You can pull the spindle through in back gear with your fingers, so it can't be too far off.

                Question-

                I pushed the spindle back in with the tailstock and a pipe cone center. That was nice because it centered the spindle and pushed with lots of mechanical advantage.

                But I don't know how much distance there should be behind the spindle nose flange. I left about .030" from the back surface of the flange to the front surface of the headstock casting.

                I took out all the X axis play with the threaded ring and then backed off the tension a bit and locked down the ring.

                Everything seems pretty happy.


                I'm still cleaning crud off here and there, but it's starting to look like a lathe now.

                Earl
                ""


                On Tue, Jul 9, 2013 at 10:46 AM, Ed S <eschwerkolt@...> wrote:
                 

                Earl,

                I do not have a 10K. How many bolts are holding down one bearing cap?

                Ed S



                At 09:13 AM 7/9/2013, you wrote:
                >
                >
                >ED,
                >
                > I found the instructions you mentioned (after I already sent in
                > the email) , but it seems like there would be more to it than that?
                > There are parts holding in the bushings, and there is the bull gear
                > engagement pin. And the oil wick springs. I guess none if that is a
                > problem for removal?
                >
                >I won't be disturbing the back gear assembly as I have a link belt V
                >belt to put on. I will give it a try.
                >
                >Thanks again!
                >
                >Earl White


              • Earl White
                Ed, I will look again for the vent holes you mentioned. I think this lathe has been owner painted, so maybe they did paint over the vent holes? Oil vs Grease-
                Message 7 of 28 , Jul 9 1:20 PM
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                  Ed,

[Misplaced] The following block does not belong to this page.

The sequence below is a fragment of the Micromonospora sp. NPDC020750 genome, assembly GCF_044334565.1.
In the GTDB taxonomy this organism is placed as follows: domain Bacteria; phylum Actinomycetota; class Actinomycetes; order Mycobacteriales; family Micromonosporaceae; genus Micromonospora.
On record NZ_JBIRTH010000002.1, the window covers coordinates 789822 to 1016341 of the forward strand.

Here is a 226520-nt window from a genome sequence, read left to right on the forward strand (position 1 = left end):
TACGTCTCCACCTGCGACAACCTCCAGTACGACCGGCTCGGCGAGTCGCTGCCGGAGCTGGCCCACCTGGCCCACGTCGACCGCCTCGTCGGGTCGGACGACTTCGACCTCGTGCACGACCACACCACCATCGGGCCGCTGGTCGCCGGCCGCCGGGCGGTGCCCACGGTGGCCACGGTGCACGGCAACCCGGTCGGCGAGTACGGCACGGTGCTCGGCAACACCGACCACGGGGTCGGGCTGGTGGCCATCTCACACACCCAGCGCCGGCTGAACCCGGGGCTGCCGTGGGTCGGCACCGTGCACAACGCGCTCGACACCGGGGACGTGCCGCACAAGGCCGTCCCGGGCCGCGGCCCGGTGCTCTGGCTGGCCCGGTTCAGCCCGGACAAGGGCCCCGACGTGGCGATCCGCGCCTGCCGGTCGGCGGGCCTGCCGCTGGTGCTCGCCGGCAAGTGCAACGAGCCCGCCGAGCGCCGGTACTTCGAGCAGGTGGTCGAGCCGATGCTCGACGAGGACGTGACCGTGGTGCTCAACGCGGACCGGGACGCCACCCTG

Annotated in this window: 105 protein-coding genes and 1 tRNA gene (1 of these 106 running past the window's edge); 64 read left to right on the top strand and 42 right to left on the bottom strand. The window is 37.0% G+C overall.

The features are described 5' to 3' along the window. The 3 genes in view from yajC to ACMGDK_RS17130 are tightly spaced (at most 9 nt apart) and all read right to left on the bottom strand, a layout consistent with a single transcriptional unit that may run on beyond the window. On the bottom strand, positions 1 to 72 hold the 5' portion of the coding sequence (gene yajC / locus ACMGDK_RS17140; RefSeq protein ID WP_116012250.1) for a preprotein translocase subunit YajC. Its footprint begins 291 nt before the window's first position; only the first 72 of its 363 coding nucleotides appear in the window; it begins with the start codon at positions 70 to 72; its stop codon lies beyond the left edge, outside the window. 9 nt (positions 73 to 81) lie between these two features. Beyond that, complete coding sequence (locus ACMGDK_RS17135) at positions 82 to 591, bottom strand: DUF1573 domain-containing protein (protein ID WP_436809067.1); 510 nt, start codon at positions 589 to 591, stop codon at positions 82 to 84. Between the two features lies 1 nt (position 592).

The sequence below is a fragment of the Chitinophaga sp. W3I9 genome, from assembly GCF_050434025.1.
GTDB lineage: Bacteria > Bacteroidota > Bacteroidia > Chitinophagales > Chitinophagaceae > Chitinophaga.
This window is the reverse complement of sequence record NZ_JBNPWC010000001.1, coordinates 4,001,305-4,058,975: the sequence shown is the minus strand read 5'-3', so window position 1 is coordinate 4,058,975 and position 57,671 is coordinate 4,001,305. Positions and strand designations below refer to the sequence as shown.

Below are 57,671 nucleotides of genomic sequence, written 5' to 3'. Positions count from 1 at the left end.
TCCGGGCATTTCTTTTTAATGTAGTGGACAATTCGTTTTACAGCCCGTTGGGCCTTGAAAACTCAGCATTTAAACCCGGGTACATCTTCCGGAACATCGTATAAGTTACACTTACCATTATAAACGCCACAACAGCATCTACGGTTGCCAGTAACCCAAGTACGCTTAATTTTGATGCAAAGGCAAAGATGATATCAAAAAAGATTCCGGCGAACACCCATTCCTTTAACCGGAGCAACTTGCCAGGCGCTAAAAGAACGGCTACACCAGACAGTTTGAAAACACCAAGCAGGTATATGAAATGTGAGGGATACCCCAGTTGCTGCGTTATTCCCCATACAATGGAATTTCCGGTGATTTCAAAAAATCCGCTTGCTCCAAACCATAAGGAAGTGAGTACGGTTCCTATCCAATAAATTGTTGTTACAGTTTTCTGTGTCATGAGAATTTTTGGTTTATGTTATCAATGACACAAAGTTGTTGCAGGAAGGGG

I will look again for the vent holes you mentioned. I think this lathe has been owner painted, so maybe they did paint over the vent holes?

                  Oil vs Grease-

                  I took the grease out and put medium weight spindle oil in. If I was running flat belts I would be cringing with all that oil, but as it is, no problem.

                  Earl White


                  On Tue, Jul 9, 2013 at 1:12 PM, Earl White <ewew921@...> wrote:
                  Ed,

                     No worries Ed, I got the spindle back in and it even spins!  The 10K has just one pinch bolt for each bearing, just like the 9. there are 2 other holes on the far side of the bearing housing and I think these hold the bronze bushings in place. They hold more grub screws I believe.

                  Besides the MIG wire (I found some .035 and it does work better) wire, I put a paint mark on the spindle flange and another on the bull gear where the keyway is so that when the key touches the bull gear, it will be lined up really close.

                  And it did line up perfectly on the first try.

                  I did a quick adjustment on the back gear cam so that the gears have some room to move, and it's looking and feeling pretty sweet right now.

                  You can pull the spindle through in back gear with your fingers, so it can't be too far off.

                  Question-